The historic mode of national identity does not employ a favorable comparison with outgroups and an emphasis on contradictions with an enemy supporting a different ideology. Instead, it develops positive national identity based on a more systemic, tolerant, and balanced presentation of history. It uses two types of mechanisms: reflective and empowering. The reflective type of mechanisms include: (1) a concentration on cultural history; (2) a comparative representation of the history of thoughts and ideas that reduce the perception of ideological controversies as a threat to intergroup relations; and (3) a promotion of tolerance toward diverse views and a readiness to accept ideological differences. The empowering type of mechanisms include: (1) the development of a meaning of national identity that diminishes the primacy of the state over its people and endorses the agency and civic responsibility of people; (2) the formation of patriotism not as blind subordination and loyalty to the national government but as accountability of people for their country and service to other people; and (3) the avoidance of concentration on victimization of the ingroup by ethnic, religious, or national outgroups. Rather, the emphasis is on the efforts for reconciliation, approaches to forgiveness and building of mutual understanding. Thus, the formation of a culture of peace is endorsed through the support of human rights, democratic civic responsibility, and public agency.

The meaning of national identity should also be built on the depictive modes (Korostelina, 2007). This can be done in two ways: first, by emphasizing the cultural and political achievements of a particular nation, including all people who reside on the territory of the current state; second, by focusing on achievements of the ingroup in industry, culture, humanities, sciences, and efforts to build peace and positive relations with neighboring countries. For example, a current tenth-grade history course in the province of Ontario, Canada, titled Canadian History in the Twentieth Century shows the development of Canada as a multicultural society through the presentation of people embodying a variety of cultural identities. One of the units examines Canadians of African heritage as a model of an integrated ethnic group. Students study the life and works of international jazz artists Oscar Peterson and Joe Sealy as examples of this group’s contributions. In the province of British Columbia, history textbooks likewise include stories of non-British immigrants who have contributed to the development of the region (Seixas, 2000). Students study the role of Chinese workers on the Canadian Pacific road, discrimination against Sikh immigrants, and the internment of Japanese people during World War II.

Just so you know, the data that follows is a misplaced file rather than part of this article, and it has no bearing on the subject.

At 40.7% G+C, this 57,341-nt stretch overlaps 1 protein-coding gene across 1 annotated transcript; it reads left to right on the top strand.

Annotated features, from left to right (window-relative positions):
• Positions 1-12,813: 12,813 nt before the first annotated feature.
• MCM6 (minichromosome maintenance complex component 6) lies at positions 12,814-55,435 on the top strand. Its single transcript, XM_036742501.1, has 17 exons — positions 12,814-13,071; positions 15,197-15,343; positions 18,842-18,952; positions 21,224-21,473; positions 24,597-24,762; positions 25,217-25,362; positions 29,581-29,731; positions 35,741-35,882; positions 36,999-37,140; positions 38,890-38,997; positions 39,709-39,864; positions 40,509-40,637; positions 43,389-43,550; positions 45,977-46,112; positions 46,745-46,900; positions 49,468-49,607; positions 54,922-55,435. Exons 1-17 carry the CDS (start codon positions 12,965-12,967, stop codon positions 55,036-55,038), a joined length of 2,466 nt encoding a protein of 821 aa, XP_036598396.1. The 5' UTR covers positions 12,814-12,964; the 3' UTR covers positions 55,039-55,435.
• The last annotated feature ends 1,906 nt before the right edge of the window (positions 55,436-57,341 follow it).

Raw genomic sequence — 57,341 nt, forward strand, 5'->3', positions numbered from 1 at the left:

As history education fulfills the function of justification of intergroup relations and social hierarchies, a culture of peace can be promoted by reducing negative attitudes toward other groups and the acknowledgment of complexities of intergroup relations. These approaches challenge negative perceptions of outgroups as former/current enemies, aim to improve intergroup relations, and advance national and ethnic reconciliation, thereby developing a culture of peace among social and national groups. The emphasis on common factors and social processes that shaped histories of both the ingroup and outgroup can create the basis for shared interpretations of historic events and positive views on the future of intergroup relations. The understanding of differences within the ingroup and outgroup, a diversity of opinions and views on conflict and intergroup relations, and a variety of extreme positions and voices for tolerance reduce the homogeneous perception of both groups. This increases the prospects for dialogue among different groups within both societies. Collaboration and positive relations with the outgroup in new circumstances will be seen as more favorable, thus increasing the perspectives for a culture of peace.